Scientists Grow Human Brain Tissue in 3-D Culture System
TERHAN (Tasnim) – A group of Austrian scientists successfully developed a complex human brain tissue in a three-dimensional culture system in laboratory.
The method described in the current issue of Nature allows pluripotent stem cells to develop into cerebral organoids -- or "mini brains" -- that consist of several discrete brain regions. Instead of using so-called patterning growth factors to achieve this, scientists at the Institute of Molecular Biotechnology (IMBA) of the Austrian Academy of Sciences (OeAW) fine-tuned growth conditions and provided a conducive environment. As a result, intrinsic cues from the stem cells guided the development towards different interdependent brain tissues.
Using the "mini brains," the scientists were also able to model the development of a human neuronal disorder and identify its origin -- opening up routes to long hoped-for model systems of the human brain.
The development of the human brain remains one of the greatest mysteries in biology. Derived from a simple tissue, it develops into the most complex natural structure known to man. Studies of the human brain's development and associated human disorders are extremely difficult, as no scientist has thus far successfully established a three-dimensional culture model of the developing brain as a whole.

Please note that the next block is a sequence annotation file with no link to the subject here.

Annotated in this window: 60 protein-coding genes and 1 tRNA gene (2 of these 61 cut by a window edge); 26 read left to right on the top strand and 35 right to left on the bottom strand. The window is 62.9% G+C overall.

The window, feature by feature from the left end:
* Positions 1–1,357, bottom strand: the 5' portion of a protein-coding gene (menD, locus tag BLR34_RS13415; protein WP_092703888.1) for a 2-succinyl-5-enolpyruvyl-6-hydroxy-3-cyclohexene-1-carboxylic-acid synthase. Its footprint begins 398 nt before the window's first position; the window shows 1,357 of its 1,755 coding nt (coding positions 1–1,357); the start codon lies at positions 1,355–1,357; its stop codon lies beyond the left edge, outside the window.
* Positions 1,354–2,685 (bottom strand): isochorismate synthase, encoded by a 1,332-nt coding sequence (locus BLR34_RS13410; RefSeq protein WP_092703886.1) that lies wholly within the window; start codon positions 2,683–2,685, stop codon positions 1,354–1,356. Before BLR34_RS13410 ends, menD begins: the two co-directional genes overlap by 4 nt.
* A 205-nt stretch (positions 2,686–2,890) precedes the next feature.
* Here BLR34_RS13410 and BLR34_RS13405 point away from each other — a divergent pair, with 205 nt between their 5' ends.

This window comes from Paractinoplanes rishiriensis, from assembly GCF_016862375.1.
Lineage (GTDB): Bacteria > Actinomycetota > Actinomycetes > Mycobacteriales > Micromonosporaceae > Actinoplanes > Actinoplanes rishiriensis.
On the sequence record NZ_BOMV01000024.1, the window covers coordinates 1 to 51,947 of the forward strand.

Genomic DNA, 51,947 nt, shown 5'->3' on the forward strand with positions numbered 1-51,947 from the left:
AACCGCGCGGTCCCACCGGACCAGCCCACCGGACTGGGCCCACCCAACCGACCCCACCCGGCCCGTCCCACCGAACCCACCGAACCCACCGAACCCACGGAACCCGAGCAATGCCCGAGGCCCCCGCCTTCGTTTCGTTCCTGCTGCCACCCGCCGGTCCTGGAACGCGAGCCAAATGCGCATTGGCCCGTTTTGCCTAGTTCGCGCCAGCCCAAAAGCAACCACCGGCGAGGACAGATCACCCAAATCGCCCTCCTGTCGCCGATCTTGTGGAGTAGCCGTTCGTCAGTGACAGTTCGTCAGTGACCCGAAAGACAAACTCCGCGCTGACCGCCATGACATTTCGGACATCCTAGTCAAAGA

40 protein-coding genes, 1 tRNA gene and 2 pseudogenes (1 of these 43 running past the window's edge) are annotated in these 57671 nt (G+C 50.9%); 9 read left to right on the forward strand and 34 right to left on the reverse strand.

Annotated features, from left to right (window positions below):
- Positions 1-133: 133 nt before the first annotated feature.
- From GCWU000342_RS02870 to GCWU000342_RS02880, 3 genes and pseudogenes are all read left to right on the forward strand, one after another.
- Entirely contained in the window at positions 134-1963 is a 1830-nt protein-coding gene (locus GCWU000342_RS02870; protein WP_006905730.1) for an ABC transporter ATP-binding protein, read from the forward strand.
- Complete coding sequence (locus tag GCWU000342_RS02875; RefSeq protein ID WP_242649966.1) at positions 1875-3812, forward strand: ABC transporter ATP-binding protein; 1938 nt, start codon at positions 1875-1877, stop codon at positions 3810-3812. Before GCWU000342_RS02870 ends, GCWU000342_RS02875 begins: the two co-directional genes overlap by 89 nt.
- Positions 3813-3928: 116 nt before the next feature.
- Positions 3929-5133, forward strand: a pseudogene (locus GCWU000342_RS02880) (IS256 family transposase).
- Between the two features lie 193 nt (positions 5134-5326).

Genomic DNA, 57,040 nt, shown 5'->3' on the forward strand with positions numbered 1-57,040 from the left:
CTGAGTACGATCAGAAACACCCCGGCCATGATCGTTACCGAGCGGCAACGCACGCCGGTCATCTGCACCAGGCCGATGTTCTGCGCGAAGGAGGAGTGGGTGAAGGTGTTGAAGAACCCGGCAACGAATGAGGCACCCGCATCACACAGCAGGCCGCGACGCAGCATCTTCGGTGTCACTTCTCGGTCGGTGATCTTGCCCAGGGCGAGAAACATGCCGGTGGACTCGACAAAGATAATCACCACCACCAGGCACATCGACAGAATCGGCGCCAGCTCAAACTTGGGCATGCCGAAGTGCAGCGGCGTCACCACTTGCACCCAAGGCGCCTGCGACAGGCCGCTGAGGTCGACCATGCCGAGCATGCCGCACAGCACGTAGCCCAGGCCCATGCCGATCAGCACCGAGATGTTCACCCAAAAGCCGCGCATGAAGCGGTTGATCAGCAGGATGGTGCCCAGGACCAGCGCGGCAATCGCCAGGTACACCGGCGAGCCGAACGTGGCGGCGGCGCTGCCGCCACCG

Now, a research group lead by Dr. Jurgen Knoblich at the Institute of Molecular Biotechnology of the Austrian Academy of Sciences (IMBA) has just changed that. Starting with established human embryonic stem cell lines and induced pluripotent stem (iPS) cells, the group identified growth conditions that aided the differentiation of the stem cells into several brain tissues. While using media for neuronal induction and differentiation, the group was able to avoid the use of patterning growth factor conditions, which are usually applied in order to generate specific cell identities from stem cells.
"We modified an established approach to generate so-called neuroectoderm, a cell layer from which the nervous system derives. Fragments of this tissue were then maintained in a 3D-culture and embedded in droplets of a specific gel that provided a scaffold for complex tissue growth. In order to enhance nutrient absorption, we later transferred the gel droplets to a spinning bioreactor. Within three to four weeks defined brain regions were formed," Dr. Knoblich explained.
The new method also offers great potential for establishing model systems for human brain disorders. Such models are urgently needed, as the commonly used animal models are of considerably lower complexity, and often do not adequately recapitulate the human disease.